It is within our power as citizens to make sure that LDEQ adequately protects the Pearl. That is why we are asking you to send an email demanding the following improvements to the proposed permit:

• The mill must monitor for and have limits on all toxic and polluting chemicals that might be discharged from the mill.

• The mill must put in place an enforceable plan to systematically reduce the pollution that flows out of the mill.

• The mill must develop a stormwater plan that will be capable of withstanding a 100-year storm.

The Pearl River lives up to its name: it is a natural gem that is vital to the health, livelihoods, and happiness of so many residents of Louisiana and Mississippi. We can’t afford another disaster on the Pearl. Join us in asking the LDEQ to make the mill’s permit more protective—an important step in preserving the Pearl for generations to come.

Matt Rota is GRN's Senior Policy Director. 

 
Raleigh Hoke
GRN and Partners Call for Action on Dispersants
Wednesday, 19 February 2014 00:00

coast guard dispersant On February 5th, GRN and 62 other organizations sent a letter asking the Environmental Protection Agency to move swiftly to revise their current regulation of chemical dispersants. It's been thirteen years since the EPA first initiated a rulemaking to revise the rules for overseeing and testing of dispersants, and we are still waiting. The need for reform became tragically clear in 2010 during the BP drilling disaster, when nearly 2 million gallons of dispersants were released into the Gulf.

EPA needs to stop stalling on these revised dispersants rules. You can send you own letter to EPA urging them to take action by clicking here.

Raleigh Hoke is GRN's Communications Director. 

 
Scott Eustis
One Thousand Square Miles
Monday, 17 February 2014 23:29
 
And Louisiana's best science agrees with them. The 2012 Master Plan is head-and-shoulders the best science and engineering effort to keep Louisiana afloat, and perhaps one of the more honest climate adaption strategies around the world.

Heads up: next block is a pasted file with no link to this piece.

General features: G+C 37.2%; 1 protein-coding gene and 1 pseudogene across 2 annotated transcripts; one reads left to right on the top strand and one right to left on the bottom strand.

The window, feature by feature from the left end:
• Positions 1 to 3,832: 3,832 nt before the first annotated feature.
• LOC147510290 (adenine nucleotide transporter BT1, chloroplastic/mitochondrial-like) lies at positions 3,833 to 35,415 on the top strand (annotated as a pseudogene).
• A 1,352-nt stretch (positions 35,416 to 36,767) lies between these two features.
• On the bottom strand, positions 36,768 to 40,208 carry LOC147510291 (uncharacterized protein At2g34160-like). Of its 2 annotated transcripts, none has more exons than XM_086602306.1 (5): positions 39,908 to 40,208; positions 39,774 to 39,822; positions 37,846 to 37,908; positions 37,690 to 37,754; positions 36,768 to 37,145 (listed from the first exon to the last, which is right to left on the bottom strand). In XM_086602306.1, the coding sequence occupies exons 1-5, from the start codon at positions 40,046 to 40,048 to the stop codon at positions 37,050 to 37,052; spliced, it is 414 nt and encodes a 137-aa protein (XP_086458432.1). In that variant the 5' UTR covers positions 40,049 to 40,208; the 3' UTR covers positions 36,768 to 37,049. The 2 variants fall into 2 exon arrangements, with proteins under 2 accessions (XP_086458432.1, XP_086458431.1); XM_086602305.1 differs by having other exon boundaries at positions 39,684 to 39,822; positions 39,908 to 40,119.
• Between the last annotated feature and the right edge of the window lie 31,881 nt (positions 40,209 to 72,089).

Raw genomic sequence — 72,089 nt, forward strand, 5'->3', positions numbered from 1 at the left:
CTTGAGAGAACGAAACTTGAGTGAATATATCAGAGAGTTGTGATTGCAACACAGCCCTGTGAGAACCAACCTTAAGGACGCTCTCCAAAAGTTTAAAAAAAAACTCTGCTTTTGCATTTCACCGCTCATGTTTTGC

And that plan outlines what is at stake: from One to Two Thousand Square Miles of Louisiana, should our government continue to stall on climate action. 
 
There is a difference between a future land loss of 770 sq miles if we act to limit carbon ("moderate" scenario) compared to 1750 sq miles lost if we continue with stalling and half-actions ("less optimistic" scenario).  
 
The Master Plan does not dare to outline the worst case sea level scenario ("High" or NRC III, pg 86) should no action be taken on climate, but I think we can assume that it is on the order of losing whatever is left --the "Sliver on the River" maps published by Blum and Roberts, that show New Orleans as a ringed island, engulfed in water as Ft Proctor is surrounded by Lake Borgne today . 
 
A destabilized climate makes a lot of predictions uncertain, but what is certain about Louisiana's future is how much there is to lose to inaction--at least One Thousand square miles of Louisiana, One Thousand square miles of Paradise. 
 
Scott Eustis is GRN's Coastal Wetland Specialist
 
Scott Eustis
Heal the Marsh --Fix the Flow, Fix the Canals
Monday, 17 February 2014 22:57
Backfilling unused canals can restore flows and marsh without impeding access--all it takes is the oil industry paying back a small part of its debt to our coast.  
 
While the state is focused on larger-scale projects, like restoring the river and dredged marsh creation, there are tens of thousands of acres of restoration in the Delta that backfilling unused canals can accomplish--if the state merely asks the industry to comply with the law, and to work with DNR OCM to restore lands the state seeks to sustain with the river. 
 
When the coastal management program was first conceived, Louisiana's Dept of Natural Resources required the industry to fix their damages. DNR stopped required backfilling of canals some time ago, despite many studies outlining the benefits, and requests by the Louisiana legislature to improve industry access techniques.
 
Read more: Heal the Marsh --Fix the Flow, Fix the Canals